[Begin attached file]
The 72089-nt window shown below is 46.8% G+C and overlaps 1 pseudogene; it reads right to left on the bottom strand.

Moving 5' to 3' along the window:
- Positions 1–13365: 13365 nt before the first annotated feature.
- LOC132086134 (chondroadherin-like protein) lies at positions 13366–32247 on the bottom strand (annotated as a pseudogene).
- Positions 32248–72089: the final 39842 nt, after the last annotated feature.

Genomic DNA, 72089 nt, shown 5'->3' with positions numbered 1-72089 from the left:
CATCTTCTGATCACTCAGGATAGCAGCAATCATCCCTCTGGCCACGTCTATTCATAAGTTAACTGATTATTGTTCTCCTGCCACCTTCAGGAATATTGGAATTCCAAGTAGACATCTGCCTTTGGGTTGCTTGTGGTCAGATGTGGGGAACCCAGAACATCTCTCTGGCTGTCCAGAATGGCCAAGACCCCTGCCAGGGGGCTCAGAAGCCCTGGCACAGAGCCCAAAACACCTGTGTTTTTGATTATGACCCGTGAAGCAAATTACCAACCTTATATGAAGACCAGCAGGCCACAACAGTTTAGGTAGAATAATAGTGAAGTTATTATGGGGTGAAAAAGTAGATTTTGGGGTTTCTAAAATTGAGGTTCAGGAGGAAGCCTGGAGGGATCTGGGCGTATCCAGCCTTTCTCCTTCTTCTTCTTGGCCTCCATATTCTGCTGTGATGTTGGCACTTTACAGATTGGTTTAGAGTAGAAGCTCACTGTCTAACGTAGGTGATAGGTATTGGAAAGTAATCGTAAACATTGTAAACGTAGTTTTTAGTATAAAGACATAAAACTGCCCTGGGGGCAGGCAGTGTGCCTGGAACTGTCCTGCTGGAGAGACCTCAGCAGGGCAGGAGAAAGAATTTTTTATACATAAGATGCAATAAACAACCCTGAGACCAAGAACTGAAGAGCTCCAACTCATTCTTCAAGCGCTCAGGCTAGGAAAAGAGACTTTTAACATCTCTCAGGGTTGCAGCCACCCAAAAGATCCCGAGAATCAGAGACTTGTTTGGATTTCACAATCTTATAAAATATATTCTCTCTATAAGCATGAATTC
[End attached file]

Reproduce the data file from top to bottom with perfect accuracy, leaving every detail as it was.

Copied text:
The 72089-nt window shown below is 46.8% G+C and overlaps 1 pseudogene; it reads right to left on the bottom strand.

Moving 5' to 3' along the window:
- Positions 1–13365: 13365 nt before the first annotated feature.
- LOC132086134 (chondroadherin-like protein) lies at positions 13366–32247 on the bottom strand (annotated as a pseudogene).
- Positions 32248–72089: the final 39842 nt, after the last annotated feature.

Genomic DNA, 72089 nt, shown 5'->3' with positions numbered 1-72089 from the left:
CATCTTCTGATCACTCAGGATAGCAGCAATCATCCCTCTGGCCACGTCTATTCATAAGTTAACTGATTATTGTTCTCCTGCCACCTTCAGGAATATTGGAATTCCAAGTAGACATCTGCCTTTGGGTTGCTTGTGGTCAGATGTGGGGAACCCAGAACATCTCTCTGGCTGTCCAGAATGGCCAAGACCCCTGCCAGGGGGCTCAGAAGCCCTGGCACAGAGCCCAAAACACCTGTGTTTTTGATTATGACCCGTGAAGCAAATTACCAACCTTATATGAAGACCAGCAGGCCACAACAGTTTAGGTAGAATAATAGTGAAGTTATTATGGGGTGAAAAAGTAGATTTTGGGGTTTCTAAAATTGAGGTTCAGGAGGAAGCCTGGAGGGATCTGGGCGTATCCAGCCTTTCTCCTTCTTCTTCTTGGCCTCCATATTCTGCTGTGATGTTGGCACTTTACAGATTGGTTTAGAGTAGAAGCTCACTGTCTAACGTAGGTGATAGGTATTGGAAAGTAATCGTAAACATTGTAAACGTAGTTTTTAGTATAAAGACATAAAACTGCCCTGGGGGCAGGCAGTGTGCCTGGAACTGTCCTGCTGGAGAGACCTCAGCAGGGCAGGAGAAAGAATTTTTTATACATAAGATGCAATAAACAACCCTGAGACCAAGAACTGAAGAGCTCCAACTCATTCTTCAAGCGCTCAGGCTAGGAAAAGAGACTTTTAACATCTCTCAGGGTTGCAGCCACCCAAAAGATCCCGAGAATCAGAGACTTGTTTGGATTTCACAATCTTATAAAATATATTCTCTCTATAAGCATGAATTC